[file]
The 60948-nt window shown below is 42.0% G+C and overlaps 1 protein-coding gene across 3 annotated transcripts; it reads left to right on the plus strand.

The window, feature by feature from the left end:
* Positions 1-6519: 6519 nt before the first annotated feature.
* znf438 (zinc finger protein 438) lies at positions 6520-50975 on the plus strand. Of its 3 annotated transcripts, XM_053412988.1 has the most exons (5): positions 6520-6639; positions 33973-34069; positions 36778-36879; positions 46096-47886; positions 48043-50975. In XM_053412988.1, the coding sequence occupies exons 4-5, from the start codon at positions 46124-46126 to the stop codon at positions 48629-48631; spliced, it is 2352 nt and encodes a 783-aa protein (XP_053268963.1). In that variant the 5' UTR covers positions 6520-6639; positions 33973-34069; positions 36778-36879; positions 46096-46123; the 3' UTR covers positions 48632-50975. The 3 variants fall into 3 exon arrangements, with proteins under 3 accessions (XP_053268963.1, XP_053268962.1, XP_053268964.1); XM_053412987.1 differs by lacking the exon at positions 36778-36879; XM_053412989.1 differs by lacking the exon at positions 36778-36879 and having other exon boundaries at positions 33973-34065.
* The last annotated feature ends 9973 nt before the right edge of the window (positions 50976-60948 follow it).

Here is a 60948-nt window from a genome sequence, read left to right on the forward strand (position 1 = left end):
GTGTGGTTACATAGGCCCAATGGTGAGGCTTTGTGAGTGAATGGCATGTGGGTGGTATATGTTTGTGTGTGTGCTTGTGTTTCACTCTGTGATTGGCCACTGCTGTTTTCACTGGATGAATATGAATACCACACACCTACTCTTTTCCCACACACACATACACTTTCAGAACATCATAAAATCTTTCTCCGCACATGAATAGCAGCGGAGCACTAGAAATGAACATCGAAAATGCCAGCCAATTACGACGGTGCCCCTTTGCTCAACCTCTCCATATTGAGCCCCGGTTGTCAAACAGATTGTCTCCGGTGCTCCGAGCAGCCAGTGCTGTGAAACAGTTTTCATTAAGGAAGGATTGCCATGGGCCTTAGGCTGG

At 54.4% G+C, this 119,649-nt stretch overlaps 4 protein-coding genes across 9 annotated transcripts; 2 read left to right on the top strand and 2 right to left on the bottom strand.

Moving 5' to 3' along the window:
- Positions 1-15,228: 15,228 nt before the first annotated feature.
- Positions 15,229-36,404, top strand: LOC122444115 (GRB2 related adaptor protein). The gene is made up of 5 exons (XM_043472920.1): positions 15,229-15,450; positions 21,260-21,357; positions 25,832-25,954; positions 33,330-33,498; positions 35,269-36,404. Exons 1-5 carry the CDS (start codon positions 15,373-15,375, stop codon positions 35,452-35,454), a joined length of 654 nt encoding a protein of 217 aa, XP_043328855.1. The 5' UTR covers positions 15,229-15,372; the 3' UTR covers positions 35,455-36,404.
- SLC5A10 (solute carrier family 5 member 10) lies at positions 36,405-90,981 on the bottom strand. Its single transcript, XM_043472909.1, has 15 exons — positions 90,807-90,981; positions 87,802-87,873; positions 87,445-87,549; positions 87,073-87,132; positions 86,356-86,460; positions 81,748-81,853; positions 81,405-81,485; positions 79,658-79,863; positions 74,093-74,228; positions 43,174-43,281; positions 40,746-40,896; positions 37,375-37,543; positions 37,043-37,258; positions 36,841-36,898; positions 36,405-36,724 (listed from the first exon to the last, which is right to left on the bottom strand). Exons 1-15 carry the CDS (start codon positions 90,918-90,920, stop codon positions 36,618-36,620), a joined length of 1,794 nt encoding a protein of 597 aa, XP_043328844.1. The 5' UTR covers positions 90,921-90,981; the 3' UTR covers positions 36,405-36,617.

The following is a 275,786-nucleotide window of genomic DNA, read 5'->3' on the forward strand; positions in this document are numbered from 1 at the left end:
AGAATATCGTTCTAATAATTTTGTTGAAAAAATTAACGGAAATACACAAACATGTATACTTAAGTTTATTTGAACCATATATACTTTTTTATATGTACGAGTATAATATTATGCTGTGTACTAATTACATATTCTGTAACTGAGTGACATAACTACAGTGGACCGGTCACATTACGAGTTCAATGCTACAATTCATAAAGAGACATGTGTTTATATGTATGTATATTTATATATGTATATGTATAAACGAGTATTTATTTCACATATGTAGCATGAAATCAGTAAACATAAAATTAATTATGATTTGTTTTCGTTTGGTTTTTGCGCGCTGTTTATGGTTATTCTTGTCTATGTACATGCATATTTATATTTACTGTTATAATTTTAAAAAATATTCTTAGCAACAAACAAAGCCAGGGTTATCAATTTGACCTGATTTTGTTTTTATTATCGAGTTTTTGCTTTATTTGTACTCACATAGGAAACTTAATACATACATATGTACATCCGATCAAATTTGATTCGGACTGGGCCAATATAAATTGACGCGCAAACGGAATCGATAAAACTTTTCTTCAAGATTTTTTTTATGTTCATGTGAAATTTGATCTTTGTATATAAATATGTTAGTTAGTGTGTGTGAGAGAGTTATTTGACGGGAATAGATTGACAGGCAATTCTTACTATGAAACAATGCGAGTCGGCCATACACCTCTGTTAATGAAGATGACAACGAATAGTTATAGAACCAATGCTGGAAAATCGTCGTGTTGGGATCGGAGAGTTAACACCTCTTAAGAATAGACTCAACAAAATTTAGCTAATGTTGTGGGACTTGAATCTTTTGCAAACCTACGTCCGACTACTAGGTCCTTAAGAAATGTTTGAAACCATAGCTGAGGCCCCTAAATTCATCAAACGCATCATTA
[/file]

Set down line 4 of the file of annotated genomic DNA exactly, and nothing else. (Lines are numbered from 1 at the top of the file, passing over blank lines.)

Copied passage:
* znf438 (zinc finger protein 438) lies at positions 6520-50975 on the plus strand. Of its 3 annotated transcripts, XM_053412988.1 has the most exons (5): positions 6520-6639; positions 33973-34069; positions 36778-36879; positions 46096-47886; positions 48043-50975. In XM_053412988.1, the coding sequence occupies exons 4-5, from the start codon at positions 46124-46126 to the stop codon at positions 48629-48631; spliced, it is 2352 nt and encodes a 783-aa protein (XP_053268963.1). In that variant the 5' UTR covers positions 6520-6639; positions 33973-34069; positions 36778-36879; positions 46096-46123; the 3' UTR covers positions 48632-50975. The 3 variants fall into 3 exon arrangements, with proteins under 3 accessions (XP_053268963.1, XP_053268962.1, XP_053268964.1); XM_053412987.1 differs by lacking the exon at positions 36778-36879; XM_053412989.1 differs by lacking the exon at positions 36778-36879 and having other exon boundaries at positions 33973-34065.